When I read this article by Jimmy Carter, I wanted to cry for joy. Here is a man who gets it.
In the article, Carter explains why he severed ties with the Southern Baptist Convention -- because they were systematically selecting to emphasize Bible verses to support the subjugation of women. "This was in conflict with my belief - confirmed in the holy scriptures - that we are all equal in the eyes of God," he says in his article.
I'm not a religious believer myself, but I don't in principle object to others holding religious beliefs. Everyone's experiences are different, and lead them to different conclusions. Reality really is in the eye of the beholder. Ideally, religious beliefs should uplift people, not just the believers themselves, but those around them as they find themselves treated with love and respect by believers.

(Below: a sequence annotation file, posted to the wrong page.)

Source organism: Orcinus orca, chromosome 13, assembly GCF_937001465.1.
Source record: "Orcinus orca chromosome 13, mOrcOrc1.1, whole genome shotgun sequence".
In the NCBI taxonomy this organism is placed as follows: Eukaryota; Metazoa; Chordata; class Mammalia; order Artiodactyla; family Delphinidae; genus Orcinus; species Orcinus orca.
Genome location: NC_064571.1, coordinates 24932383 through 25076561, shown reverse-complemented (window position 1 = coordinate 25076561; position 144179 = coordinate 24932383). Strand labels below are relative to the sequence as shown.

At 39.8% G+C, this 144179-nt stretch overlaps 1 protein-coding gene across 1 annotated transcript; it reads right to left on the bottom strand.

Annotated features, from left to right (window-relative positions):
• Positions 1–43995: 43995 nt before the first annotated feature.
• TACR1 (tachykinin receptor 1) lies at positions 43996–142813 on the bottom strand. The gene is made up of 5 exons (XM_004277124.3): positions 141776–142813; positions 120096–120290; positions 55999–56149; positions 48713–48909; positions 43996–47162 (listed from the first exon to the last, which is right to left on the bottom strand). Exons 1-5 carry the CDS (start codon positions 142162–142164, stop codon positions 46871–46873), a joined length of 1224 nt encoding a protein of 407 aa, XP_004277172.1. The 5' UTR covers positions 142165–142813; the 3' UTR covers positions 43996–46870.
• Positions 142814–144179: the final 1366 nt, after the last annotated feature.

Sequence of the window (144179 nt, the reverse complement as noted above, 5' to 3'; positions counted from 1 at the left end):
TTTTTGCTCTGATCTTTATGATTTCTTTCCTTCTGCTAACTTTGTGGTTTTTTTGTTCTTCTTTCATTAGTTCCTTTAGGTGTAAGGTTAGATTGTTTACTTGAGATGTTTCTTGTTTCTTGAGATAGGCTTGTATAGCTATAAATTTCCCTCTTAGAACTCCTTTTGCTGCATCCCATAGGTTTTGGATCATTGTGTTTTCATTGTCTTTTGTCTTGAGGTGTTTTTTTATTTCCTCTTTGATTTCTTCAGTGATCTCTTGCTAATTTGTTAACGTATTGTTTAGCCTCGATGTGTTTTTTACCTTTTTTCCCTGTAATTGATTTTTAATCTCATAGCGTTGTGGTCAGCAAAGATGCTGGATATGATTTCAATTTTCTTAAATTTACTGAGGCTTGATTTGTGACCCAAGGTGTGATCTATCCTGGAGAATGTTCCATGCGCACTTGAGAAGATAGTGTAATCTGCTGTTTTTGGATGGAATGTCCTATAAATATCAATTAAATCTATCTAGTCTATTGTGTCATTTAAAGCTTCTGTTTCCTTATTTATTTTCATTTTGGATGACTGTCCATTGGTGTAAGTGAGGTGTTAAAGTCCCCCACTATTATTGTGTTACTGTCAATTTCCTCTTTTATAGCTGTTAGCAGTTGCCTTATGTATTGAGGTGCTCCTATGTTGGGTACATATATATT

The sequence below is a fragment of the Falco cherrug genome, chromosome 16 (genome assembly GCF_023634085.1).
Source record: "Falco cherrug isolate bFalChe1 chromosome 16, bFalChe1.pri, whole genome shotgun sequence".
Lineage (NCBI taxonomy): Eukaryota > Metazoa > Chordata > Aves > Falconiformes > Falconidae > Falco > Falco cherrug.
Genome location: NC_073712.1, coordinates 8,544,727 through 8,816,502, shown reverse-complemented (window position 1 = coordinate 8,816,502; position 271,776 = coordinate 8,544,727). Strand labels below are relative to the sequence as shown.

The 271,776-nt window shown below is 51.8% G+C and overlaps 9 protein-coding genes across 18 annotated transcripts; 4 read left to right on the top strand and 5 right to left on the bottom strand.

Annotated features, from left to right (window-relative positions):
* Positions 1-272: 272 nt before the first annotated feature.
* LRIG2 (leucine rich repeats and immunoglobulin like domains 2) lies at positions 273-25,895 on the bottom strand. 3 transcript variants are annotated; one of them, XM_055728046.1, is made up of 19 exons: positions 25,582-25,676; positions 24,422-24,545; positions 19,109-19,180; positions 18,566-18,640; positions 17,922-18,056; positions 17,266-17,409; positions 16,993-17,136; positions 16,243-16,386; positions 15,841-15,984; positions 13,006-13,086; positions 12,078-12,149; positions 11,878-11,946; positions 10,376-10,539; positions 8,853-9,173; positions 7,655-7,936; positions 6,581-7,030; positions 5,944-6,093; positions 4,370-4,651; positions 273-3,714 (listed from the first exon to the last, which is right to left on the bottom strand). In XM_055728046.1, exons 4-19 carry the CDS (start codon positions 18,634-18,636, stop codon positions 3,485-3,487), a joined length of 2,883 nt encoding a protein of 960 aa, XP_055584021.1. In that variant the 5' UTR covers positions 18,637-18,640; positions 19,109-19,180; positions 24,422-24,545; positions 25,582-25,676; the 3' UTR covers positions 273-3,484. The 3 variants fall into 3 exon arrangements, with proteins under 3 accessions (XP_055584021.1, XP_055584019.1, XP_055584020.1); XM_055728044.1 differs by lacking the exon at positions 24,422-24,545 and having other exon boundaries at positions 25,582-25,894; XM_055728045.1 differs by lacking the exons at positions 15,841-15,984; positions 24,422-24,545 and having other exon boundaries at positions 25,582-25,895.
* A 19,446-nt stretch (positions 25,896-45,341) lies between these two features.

In practice, however, religion too often takes a more destructive role -- squabbles over whose beliefs are "right" or "wrong" lead to hurt feelings between family members at best, and violence in the name of religion at worst; feelings of superiority over those who do not share our beliefs lead to treating our fellow human beings as something less than human; and systemic oppression of women is justified in the name of god.
"It is simply self-defeating for any community to discriminate against half its population. We need to challenge these self-serving and out-dated attitudes and practices - as we are seeing in Iran where women are at the forefront of the battle for democracy and freedom."
Carter and a group of eminent global leaders (including Nelson Mandela) have recently come out with a statement that declares: "The justification of discrimination against women and girls on grounds of religion or tradition, as if it were prescribed by a Higher Authority, is unacceptable." I applaud you, Jimmy Carter, for standing up for me and all women against religiously sanctioned oppression!